Castle discovers anomalous gold corridor at Beasley Creek
Washington state-focused explorer Castle Minerals successfully unearthed a large north-northwest trending anomalous gold corridor thanks to its recently completed soil sampling campaign at the company’s 79 square kilometer property at Beasley Creek in the Pilbara District.
The soil program consisted of 480 samples with a maximum recorded value of 202 parts per billion. Several other samples had grades above 50 parts per billion gold, well above background levels. Castle says the results validate his strategy to target structural-controlled orogenic-style gold mineralization in the ancient Archean greenstone terrane.
The sampling lines, located primarily in the Beasley Central area, were positioned in an area of Archean metasediments located on the northern flanks of the intrusive Rocklea Dome metagranite complex. According to the company, the geological setting is similar to that of the Paulsens gold mine at Northern Star, 115 km to the west. Several anomalous gold values were also obtained from additional lines at Beasley West, where soil sampling was designed to test an area of strong gold anomaly from stream sediment sampling.
Soil sampling also revealed sparse anomalous values of copper, zinc, nickel and platinum which will be verified in the field and monitored as necessary. The results are also awaiting a second phase of soil reconnaissance sampling which has just been completed on the western and eastern zones in the older Archean stratigraphy and outside the presumed gold corridor.
The Beasley Creek area has been explored by several companies over the past 50 years for iron ore, diamonds, nickel, base metals and platinum group elements. Castle’s initial exploration at Beasley Creek focused on identifying paleo-placer conglomerate-style gold mineralization. Several small gold nuggets were recovered by contracted detectors near the basal conglomerate horizon of the Archean Hardey Formation over several kilometers of the approximately 16 km strike discordance. Nuggets tend to have a sub-rounded dendritic texture and a relatively high silver / gold ratio which geologists say indicates a low temperature hydrothermal formation environment.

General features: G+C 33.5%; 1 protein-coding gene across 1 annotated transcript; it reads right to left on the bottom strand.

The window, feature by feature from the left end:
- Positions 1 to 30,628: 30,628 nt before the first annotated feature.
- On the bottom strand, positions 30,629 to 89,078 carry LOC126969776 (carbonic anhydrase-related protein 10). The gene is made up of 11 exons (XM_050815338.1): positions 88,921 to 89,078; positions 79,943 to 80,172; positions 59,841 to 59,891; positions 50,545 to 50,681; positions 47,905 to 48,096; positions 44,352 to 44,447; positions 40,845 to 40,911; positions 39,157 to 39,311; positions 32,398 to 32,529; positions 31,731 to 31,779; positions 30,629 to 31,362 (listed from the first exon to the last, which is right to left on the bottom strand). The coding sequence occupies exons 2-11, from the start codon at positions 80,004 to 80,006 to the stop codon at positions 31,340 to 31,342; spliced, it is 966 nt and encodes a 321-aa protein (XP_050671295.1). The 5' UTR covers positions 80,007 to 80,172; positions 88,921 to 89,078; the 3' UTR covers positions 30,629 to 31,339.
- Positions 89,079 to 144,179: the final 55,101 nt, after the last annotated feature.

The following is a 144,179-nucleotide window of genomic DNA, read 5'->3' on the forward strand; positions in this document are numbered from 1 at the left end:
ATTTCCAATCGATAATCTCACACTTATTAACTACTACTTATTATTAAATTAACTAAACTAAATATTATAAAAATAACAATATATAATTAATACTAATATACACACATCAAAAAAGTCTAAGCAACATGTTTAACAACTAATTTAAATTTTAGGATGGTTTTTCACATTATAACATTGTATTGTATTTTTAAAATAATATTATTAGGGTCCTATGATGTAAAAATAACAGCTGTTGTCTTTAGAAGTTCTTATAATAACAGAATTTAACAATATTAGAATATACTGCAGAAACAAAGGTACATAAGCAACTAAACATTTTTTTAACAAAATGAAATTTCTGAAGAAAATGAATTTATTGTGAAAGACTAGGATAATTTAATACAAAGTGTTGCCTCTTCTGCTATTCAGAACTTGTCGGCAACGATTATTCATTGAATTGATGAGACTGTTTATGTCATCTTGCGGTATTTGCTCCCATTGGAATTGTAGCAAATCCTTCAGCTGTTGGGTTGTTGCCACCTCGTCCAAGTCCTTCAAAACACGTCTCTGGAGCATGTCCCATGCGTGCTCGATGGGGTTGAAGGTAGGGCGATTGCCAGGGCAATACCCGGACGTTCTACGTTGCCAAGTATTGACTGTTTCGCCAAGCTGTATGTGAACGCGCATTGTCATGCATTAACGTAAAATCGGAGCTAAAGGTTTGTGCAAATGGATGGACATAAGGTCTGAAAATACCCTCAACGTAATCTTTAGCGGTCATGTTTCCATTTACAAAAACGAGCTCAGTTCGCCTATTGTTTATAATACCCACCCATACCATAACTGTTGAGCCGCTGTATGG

Recent fieldwork has identified several heavily weathered quartz veins of hydrothermal origin near where the nuggets were found. These veins are found in highly weathered and sheared greenstone lithologies. The location of the nuggets seems to coincide with the location of the flush veins. To add a bit of intrigue to this, management says undocumented iron caps and quartz veins outcrop around drainages that contain anomalous gold from soil and stream samples. These outcrops exhibit sulphide textures and a green malachite stain which may indicate copper mineralization.
Bulk stream sediment sampling conducted last year by Castle showed all 47 samples collected to be anomalous for gold, with mineralization occurring in four zones over a 12 km stretch, namely Beasley West, Beasley Central, Beasley East and Beasley Far East.
Castle now has a diamond drilling program ready to go with three spaced holes targeted to improve understanding of the geology at Beasley Creek. Holes will be drilled in the lower unit of the Hardey Formation and will be drilled through basal conglomerate and underlying unconformity in older Archean greenstone. Castle Minerals was successful in applying for co-funding for these drill holes as part of the latest round of the Geological Survey of Western Australia Exploration Incentive Scheme.
The Pilbara has seen some mineral resurgence lately, particularly in the gold sector following the discovery of Hemi by ASX-listed De Gray Mining in late 2019. While Beasley Creek is a proposition gold exploration at a relatively early stage, the possibility of a material gold discovery is validated by the presence of historical work from an alluvial mining operation in the early 1990s that appears to have recovered gold in creek bed gravels in and around the mapped unconformity surface in the Beasley Central area of interest. This, along with the results of Castle’s recent exploration work, suggests the company may be on to something interesting.
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